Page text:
Walking, running, rollerblading, swimming, dancing, cross country skiing, tennis, hopscotch, and raking leaves are all forms of aerobic activity. However, when most of us talk about aerobics we are usually discussing one of the many varieties of aerobic workouts that can be found at health clubs and community classes. In addition to the original aerobic dance classes that use a mixture of dance and calisthenics, the list now includes step aerobics, slide aerobics, and workouts that borrow from boxing and martial arts. You will also find movement classes to suit your musical preference, be it jazz, hip-hop, or funk.

Getting Started

Sign up for a class or rent a video and don’t worry about what you do or don’t know. Both the class and video instructors will guide you through all the steps of the workout. There are a myriad of classes and thousands of videos to choose from so you can be sure to find an aerobic workout to match your style and level, from beginner through advanced.

Body Benefits

When you perform aerobic exercise, you repeatedly contract large muscle groups such as your legs and arms. The focus is on continuous movement and an elevated heart rate as you work one muscle group and then another. This tones your muscles and burns calories.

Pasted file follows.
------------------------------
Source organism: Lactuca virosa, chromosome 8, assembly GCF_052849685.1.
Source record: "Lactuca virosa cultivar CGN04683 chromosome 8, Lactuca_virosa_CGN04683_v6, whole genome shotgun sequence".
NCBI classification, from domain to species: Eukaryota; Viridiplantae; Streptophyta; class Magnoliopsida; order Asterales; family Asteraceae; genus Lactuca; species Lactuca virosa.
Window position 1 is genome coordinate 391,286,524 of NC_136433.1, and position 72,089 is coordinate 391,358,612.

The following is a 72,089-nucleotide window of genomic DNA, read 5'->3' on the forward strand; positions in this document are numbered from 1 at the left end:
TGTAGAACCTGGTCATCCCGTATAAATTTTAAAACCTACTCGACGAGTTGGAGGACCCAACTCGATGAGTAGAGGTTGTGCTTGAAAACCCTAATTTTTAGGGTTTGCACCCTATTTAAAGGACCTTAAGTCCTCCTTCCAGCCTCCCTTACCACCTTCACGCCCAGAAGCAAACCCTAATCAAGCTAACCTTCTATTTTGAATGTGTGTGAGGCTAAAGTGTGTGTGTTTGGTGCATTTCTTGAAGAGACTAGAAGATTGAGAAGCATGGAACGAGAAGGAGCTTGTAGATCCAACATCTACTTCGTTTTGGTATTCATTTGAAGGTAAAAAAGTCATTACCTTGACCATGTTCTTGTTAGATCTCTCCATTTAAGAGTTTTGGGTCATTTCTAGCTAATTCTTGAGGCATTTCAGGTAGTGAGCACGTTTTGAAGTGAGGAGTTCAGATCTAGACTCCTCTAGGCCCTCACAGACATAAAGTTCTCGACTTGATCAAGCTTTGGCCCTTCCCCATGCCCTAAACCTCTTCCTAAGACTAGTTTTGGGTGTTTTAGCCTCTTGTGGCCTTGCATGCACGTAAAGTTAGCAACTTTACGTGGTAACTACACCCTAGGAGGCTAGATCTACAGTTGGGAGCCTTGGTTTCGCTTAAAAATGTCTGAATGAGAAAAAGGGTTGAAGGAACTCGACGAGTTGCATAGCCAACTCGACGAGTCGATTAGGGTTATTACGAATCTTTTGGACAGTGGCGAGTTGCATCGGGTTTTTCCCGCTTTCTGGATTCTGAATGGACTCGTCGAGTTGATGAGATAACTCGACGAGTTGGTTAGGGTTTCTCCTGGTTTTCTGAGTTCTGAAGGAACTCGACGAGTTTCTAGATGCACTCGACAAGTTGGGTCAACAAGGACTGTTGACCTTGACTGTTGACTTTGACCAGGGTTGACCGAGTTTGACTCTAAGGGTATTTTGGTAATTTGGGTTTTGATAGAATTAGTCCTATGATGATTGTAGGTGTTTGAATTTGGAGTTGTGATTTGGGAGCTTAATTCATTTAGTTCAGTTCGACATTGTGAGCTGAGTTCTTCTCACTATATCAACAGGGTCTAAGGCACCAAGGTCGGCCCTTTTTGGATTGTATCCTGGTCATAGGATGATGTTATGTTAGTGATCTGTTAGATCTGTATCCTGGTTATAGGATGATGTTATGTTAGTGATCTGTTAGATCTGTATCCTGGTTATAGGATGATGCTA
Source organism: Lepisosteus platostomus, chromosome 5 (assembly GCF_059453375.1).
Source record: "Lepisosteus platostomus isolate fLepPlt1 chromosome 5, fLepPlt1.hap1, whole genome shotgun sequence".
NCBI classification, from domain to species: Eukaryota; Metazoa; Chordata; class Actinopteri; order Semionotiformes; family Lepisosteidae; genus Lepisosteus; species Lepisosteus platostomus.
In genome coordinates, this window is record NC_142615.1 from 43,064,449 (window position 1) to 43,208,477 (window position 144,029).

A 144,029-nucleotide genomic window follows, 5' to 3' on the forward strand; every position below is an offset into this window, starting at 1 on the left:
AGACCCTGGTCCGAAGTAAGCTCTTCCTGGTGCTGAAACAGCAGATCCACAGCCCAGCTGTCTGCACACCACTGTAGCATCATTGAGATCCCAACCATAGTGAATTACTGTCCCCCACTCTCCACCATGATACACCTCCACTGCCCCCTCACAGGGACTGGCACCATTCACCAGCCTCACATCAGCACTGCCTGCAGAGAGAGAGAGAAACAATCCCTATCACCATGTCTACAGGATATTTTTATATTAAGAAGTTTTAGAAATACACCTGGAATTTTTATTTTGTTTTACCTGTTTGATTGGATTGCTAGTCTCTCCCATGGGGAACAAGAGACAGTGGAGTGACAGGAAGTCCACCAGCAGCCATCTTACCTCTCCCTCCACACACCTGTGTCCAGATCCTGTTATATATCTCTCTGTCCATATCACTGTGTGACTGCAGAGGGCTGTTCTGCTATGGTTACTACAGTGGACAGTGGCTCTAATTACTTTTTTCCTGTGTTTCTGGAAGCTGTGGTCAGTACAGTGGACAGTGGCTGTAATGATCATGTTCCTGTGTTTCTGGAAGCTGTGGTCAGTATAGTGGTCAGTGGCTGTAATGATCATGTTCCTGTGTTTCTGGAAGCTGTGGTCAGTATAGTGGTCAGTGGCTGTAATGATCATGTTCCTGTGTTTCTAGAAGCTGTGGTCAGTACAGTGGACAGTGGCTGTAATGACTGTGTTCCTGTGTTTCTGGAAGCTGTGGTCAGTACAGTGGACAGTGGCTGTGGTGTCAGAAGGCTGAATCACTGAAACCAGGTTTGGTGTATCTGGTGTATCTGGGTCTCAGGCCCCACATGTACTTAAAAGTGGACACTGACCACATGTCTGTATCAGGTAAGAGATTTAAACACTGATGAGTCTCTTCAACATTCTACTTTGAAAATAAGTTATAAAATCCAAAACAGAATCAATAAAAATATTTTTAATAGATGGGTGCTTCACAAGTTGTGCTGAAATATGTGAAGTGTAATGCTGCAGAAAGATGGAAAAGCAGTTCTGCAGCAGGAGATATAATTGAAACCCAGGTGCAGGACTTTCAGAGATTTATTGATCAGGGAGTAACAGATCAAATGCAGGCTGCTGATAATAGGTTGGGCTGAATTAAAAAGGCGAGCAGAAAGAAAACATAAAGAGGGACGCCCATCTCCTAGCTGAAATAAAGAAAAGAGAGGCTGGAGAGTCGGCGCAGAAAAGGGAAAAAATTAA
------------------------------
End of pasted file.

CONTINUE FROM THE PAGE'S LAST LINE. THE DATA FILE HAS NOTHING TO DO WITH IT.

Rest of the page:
Surprisingly, if your aerobic workout is low to moderately intense and of long duration, you will burn more fat than if you had participated in a short burst of high intensity exercise. For instance, a brisk 30-minute walk will burn more fat than a 100-yard sprint.

You will also find that you have greater stamina when performing other aerobic activities.

Warming Up and Cooling Down

Most aerobic programs will include a warm-up and cool-down period. If yours doesn’t, walk to class or around the block, ride a stationary bike slowly, or mildly run in place. You should begin to perspire and feel your heart rate increase within five to ten minutes. Your muscles are now warm enough for a gentle stretch and to start your workout. Stretching the major muscle groups helps to prevent injuries. The major muscle groups are the Biceps, Triceps, Hamstrings, Quadriceps, Calves, and Gluteus muscles.